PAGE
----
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Open source movement key for Internet growth in India

The Open Source movement is an extremely powerful model for software

development and advancement, and emerging economies like India particularly

have a lot to gain from adopting it, according to John Perry Barlow,

self-styled "Net prophet."

Barlow, co-founder of the Electronic Frontier Foundation (www.eff.org) and

an outspoken proponent of free speech in digital media, gave an address at

the Indian Institute of Science in Bangalore, as part of a two-city tour in

India which also included Bombay.

Complex software is best developed when it is allowed to grow organically -

there is a limit to how much top-down design you can do, Barlow said.

He pointed to Apache's solid dominance in the Web server market as evidence

of the power of the Internet-based open software model. Apache, a freely

available Web server based on the Linux operating system, accounts for over

half of all servers on the World Wide Web.

"I am opposed to Microsoft's way of dominating the industry. But at the

same time, I think the U.S. lawsuit against Microsoft's anti-competitive

practices is a waste of time," said Barlow.

The writing is on the wall - Microsoft as a centralised company cannot hope

to compete with de-centralised and distributed models of development like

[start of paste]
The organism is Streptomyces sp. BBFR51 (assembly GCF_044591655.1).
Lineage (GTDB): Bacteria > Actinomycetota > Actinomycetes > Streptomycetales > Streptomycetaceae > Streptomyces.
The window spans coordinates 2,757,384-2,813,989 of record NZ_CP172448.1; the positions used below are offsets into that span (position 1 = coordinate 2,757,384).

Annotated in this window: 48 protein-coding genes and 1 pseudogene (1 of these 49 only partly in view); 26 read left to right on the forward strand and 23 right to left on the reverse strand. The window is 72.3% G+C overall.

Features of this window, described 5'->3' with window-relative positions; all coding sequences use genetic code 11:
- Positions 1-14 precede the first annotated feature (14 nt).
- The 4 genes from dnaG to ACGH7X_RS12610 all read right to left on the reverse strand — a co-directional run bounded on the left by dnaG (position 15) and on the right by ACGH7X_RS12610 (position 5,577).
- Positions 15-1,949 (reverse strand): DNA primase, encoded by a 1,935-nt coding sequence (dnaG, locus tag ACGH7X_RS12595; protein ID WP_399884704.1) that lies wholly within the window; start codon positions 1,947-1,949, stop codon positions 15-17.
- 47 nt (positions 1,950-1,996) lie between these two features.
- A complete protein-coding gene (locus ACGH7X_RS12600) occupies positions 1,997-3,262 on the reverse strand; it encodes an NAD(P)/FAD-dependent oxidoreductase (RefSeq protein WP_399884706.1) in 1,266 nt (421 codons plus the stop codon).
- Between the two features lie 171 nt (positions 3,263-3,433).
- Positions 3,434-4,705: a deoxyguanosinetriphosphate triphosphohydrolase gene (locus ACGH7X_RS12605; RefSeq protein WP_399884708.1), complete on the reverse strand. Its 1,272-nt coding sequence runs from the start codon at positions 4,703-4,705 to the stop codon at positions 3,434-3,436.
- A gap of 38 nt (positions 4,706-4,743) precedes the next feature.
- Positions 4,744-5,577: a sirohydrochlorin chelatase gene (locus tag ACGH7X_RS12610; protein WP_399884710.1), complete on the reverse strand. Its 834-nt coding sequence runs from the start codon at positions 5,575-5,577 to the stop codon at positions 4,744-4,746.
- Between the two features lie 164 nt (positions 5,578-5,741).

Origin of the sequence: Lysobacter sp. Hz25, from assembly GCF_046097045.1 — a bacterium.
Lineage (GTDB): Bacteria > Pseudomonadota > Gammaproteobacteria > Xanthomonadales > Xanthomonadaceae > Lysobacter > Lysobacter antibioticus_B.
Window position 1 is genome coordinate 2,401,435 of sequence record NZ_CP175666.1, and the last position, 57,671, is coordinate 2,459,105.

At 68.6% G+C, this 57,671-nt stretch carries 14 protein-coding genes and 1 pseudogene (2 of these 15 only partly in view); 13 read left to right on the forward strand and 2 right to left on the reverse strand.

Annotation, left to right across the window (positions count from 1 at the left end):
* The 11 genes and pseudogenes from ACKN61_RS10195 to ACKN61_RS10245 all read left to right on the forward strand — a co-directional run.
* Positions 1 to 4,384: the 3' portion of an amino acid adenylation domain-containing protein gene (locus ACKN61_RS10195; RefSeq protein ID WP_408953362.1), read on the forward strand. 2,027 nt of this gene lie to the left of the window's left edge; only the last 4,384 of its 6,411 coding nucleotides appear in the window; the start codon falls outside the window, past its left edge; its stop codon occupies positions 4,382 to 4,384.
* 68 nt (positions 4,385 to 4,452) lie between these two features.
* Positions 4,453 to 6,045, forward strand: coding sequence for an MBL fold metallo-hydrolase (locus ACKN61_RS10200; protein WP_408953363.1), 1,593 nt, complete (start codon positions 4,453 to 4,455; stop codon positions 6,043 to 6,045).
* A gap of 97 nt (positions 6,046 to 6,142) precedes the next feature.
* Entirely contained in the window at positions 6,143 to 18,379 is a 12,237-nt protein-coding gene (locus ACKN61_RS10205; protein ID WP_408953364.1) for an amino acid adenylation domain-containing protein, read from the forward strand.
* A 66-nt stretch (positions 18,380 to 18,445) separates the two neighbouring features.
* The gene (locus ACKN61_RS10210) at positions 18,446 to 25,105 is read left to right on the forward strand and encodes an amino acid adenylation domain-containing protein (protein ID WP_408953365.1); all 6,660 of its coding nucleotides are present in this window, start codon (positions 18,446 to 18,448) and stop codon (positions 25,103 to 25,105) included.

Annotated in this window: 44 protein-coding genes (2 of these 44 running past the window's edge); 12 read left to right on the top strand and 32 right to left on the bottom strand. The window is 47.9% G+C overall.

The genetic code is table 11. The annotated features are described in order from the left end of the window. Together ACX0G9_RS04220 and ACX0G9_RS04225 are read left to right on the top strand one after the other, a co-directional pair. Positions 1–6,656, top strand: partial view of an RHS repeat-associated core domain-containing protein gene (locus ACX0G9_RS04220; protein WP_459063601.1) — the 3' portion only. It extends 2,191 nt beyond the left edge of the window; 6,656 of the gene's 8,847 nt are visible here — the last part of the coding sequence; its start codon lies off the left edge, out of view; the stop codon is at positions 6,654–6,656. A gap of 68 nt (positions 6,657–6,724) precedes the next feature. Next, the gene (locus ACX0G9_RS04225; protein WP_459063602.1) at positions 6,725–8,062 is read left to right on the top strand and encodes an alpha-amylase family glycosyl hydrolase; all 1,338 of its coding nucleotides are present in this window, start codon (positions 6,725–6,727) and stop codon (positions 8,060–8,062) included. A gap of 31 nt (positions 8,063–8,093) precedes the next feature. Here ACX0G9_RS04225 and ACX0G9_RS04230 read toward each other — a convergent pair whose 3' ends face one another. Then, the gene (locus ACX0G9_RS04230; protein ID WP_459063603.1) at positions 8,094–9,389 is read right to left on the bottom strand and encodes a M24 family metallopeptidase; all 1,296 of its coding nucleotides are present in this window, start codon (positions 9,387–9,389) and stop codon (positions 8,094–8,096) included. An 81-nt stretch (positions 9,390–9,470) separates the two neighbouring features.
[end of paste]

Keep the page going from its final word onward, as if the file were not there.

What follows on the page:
the Open Source movement, he said.

Comparing the Indian Internet market to others like the U.S., Barlow said

that countries which did not have deep ties to the industrial economy would

be more unfettered to harness the Information Age. Indians have a

particular strength in being able to deal with uncertainty, ambiguity and

chaos, according to Barlow.

"Cyberspace will always be undefined," he said.

However, India needs to improve its bandwidth to the international Internet

- the current 364 Mbps is "pathetically inadequate" to really plug into the

global economy. Deregulating international connectivity should be the top

priority of the country, and not passing e-commerce regulation as in the

recently passed IT Act 2000, according to Barlow.

Governments in the information age are often not just clueless, but

dynamically anti-clueful, he said.

Barlow also cautioned Indians against blindly emulating Silicon Valley or

U.S. business models. There is a lot of opportunity in bringing the Net to

the villages in India; there already are interesting patterns of access